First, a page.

But let’s get back to the source. The fallout from the crippling supply chains after the Ukraine war has hurt manufacturers, and Boeing has been candid in accepting the wrinkle. Many parts are being delayed, and the lag mounts up. According to the company, the Boeing supplier network stretches around the globe and includes 12,000 active suppliers – more than 6,000 of them being small and diverse businesses. Of those numbers, approximately 600 are veteran-owned, and 850 are women-owned.

Last year according to a Reuters report, Boeing forecast delivering fewer than half of the expected 100 or so 787 Dreamliners in its inventory this year, instead of the “vast majority” it had expected – as it continued forensic inspections and costly repairs to address quality flaws in the aircraft. That was the next wrinkle, followed by a sharp cut in the order by flydubai, slashing 65 from its initial order of 251.

Several of its programmes are out of sync with the intent. The 777x schedule is off the charts in negative mode, and as said, the Dreamliner is having a hard time. The demand for the 737Max is strong, and it has survived the fear and freeze post-Ethiopian and Lion Air tragedies, but delivery is still a burr under the saddle. To put it in perspective, if this is the speed currently of about 157 odd 737s a month, then the undelivered 4000plus Max aircraft will take 13 years. This knots up Air India’s intent of getting even 200 aircraft of this genre anytime soon. Even if Boeing puts the carrier as most favoured, how many clients will it annoy, and how many penalties will it incur when it suffers from the abundance in demand that it cannot presently handle.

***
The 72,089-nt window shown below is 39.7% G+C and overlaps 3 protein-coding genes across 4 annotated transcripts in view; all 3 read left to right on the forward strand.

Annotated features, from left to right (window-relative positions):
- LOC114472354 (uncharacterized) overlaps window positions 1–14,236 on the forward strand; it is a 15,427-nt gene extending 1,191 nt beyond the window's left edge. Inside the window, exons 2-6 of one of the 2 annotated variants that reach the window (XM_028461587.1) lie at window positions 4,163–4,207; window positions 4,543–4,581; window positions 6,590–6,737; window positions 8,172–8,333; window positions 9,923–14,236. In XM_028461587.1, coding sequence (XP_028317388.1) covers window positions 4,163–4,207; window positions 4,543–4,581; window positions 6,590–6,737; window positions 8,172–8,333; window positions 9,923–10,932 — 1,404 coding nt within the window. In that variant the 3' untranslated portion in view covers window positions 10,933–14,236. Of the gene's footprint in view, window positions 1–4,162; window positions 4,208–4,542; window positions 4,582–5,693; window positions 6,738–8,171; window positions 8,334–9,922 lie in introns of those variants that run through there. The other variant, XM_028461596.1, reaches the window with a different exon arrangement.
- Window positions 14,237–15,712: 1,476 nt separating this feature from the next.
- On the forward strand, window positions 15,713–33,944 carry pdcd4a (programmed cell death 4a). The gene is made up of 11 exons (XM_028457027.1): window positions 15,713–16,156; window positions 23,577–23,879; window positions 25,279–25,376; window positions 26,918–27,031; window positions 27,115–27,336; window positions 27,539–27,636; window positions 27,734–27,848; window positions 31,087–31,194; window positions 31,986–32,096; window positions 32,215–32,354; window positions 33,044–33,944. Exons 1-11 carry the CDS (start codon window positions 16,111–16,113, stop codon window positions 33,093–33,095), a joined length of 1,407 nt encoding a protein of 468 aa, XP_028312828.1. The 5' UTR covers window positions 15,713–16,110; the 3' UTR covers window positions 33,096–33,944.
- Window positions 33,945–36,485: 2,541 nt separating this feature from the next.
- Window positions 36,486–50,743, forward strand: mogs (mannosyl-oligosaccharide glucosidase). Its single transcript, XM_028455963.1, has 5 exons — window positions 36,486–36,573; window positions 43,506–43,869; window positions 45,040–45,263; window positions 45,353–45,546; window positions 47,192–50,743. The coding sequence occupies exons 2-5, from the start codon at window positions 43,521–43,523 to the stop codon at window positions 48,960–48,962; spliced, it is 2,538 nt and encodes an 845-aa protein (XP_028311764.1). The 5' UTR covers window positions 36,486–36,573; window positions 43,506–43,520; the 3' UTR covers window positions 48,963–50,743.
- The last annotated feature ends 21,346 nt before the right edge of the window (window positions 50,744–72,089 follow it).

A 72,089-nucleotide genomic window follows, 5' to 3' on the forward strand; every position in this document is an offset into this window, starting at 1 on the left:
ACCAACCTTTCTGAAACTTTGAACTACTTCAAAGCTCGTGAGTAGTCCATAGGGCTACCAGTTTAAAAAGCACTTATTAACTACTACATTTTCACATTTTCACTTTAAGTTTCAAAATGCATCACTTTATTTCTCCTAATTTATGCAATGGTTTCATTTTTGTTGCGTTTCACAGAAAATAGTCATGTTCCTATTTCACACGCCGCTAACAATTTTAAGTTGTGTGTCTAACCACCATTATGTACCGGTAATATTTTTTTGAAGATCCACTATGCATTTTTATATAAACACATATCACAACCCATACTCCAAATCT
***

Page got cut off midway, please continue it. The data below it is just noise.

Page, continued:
At Airbus the effort to absorb the delays from supply chain delays is ongoing, but the Toulouse – based company is stretched to keep deliveries on schedule. In early December 2022, it declared its inability to deliver the promised 700 planes scheduled for this year and saw a shortfall of 70. In a statement, it blamed the “complex operating environment” for its slack. Under these pressures, it has regrettably had to cut back its highly successful A320 family production from a promised 75 aircraft a month to 65, dropping back by 240 units until 2025, when it hopes to return to normal. To be fair, the figure of 65 is a boost from the 50 per month that was expected. The hike was pushed to exploit the Boeing slowdown in the crucial single-aisle category, where the 737Max is the strong challenger.

With no relief on the supply chain choke and no clue when things will revert to normal, both manufacturers are aware they are at the mercy of their suppliers. It is easily forgotten that Airbus lost a lot in the A380 collapse, which is still smart. It was the perfect solution to a need for mass transit, except the need evaporated as fuel prices and demand for upload did the dirty through Covid and the twin-aisle twin-engine ability to go long-haul. Why have four when two can do the job? Especially since power plant technology improved exponentially and positively impacted the bottom line.

And so, back to Air India. While one understands the rationale of sticking to minimum aircraft families to reduce overheads and create parallel teams, sometimes it becomes necessary to consider a third option that allows the blueprint of progress to grow wings. Before the final signature, it is worth factoring in the future with some more equally pertinent scenarios.